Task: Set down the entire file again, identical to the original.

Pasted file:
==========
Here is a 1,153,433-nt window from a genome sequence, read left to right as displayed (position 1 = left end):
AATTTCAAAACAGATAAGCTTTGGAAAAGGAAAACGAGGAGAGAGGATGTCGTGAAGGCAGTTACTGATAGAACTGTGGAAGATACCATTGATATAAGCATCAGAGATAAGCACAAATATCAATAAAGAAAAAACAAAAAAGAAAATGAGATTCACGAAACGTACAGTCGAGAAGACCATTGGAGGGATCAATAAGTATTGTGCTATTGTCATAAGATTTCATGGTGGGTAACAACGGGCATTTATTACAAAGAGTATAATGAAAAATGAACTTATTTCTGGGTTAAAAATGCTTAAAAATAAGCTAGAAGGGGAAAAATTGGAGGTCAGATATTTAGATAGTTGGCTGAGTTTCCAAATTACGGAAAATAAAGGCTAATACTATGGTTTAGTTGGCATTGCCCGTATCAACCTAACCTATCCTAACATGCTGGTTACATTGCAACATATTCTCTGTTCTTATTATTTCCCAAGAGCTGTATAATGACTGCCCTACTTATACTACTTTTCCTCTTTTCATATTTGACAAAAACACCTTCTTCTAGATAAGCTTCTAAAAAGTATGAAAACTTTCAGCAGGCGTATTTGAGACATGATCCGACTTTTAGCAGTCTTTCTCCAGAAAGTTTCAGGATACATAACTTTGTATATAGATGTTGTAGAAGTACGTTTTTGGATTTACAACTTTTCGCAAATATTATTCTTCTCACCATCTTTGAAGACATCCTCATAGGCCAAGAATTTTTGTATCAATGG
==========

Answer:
Here is a 1,153,433-nt window from a genome sequence, read left to right as displayed (position 1 = left end):
AATTTCAAAACAGATAAGCTTTGGAAAAGGAAAACGAGGAGAGAGGATGTCGTGAAGGCAGTTACTGATAGAACTGTGGAAGATACCATTGATATAAGCATCAGAGATAAGCACAAATATCAATAAAGAAAAAACAAAAAAGAAAATGAGATTCACGAAACGTACAGTCGAGAAGACCATTGGAGGGATCAATAAGTATTGTGCTATTGTCATAAGATTTCATGGTGGGTAACAACGGGCATTTATTACAAAGAGTATAATGAAAAATGAACTTATTTCTGGGTTAAAAATGCTTAAAAATAAGCTAGAAGGGGAAAAATTGGAGGTCAGATATTTAGATAGTTGGCTGAGTTTCCAAATTACGGAAAATAAAGGCTAATACTATGGTTTAGTTGGCATTGCCCGTATCAACCTAACCTATCCTAACATGCTGGTTACATTGCAACATATTCTCTGTTCTTATTATTTCCCAAGAGCTGTATAATGACTGCCCTACTTATACTACTTTTCCTCTTTTCATATTTGACAAAAACACCTTCTTCTAGATAAGCTTCTAAAAAGTATGAAAACTTTCAGCAGGCGTATTTGAGACATGATCCGACTTTTAGCAGTCTTTCTCCAGAAAGTTTCAGGATACATAACTTTGTATATAGATGTTGTAGAAGTACGTTTTTGGATTTACAACTTTTCGCAAATATTATTCTTCTCACCATCTTTGAAGACATCCTCATAGGCCAAGAATTTTTGTATCAATGG